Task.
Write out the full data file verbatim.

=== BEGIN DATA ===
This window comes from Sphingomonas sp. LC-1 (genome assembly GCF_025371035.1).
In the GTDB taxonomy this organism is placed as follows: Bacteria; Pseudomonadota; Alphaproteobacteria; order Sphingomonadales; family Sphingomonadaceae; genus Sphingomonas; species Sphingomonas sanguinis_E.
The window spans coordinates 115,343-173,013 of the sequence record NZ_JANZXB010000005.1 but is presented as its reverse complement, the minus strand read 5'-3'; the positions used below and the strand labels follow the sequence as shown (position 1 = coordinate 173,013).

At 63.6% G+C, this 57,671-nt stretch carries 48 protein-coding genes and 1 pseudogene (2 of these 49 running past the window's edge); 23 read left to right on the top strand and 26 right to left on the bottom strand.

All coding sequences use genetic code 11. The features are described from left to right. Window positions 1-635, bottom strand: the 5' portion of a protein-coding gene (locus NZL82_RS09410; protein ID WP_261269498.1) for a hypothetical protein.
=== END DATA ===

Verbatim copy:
This window comes from Sphingomonas sp. LC-1 (genome assembly GCF_025371035.1).
In the GTDB taxonomy this organism is placed as follows: Bacteria; Pseudomonadota; Alphaproteobacteria; order Sphingomonadales; family Sphingomonadaceae; genus Sphingomonas; species Sphingomonas sanguinis_E.
The window spans coordinates 115,343-173,013 of the sequence record NZ_JANZXB010000005.1 but is presented as its reverse complement, the minus strand read 5'-3'; the positions used below and the strand labels follow the sequence as shown (position 1 = coordinate 173,013).

At 63.6% G+C, this 57,671-nt stretch carries 48 protein-coding genes and 1 pseudogene (2 of these 49 running past the window's edge); 23 read left to right on the top strand and 26 right to left on the bottom strand.

All coding sequences use genetic code 11. The features are described from left to right. Window positions 1-635, bottom strand: the 5' portion of a protein-coding gene (locus NZL82_RS09410; protein ID WP_261269498.1) for a hypothetical protein.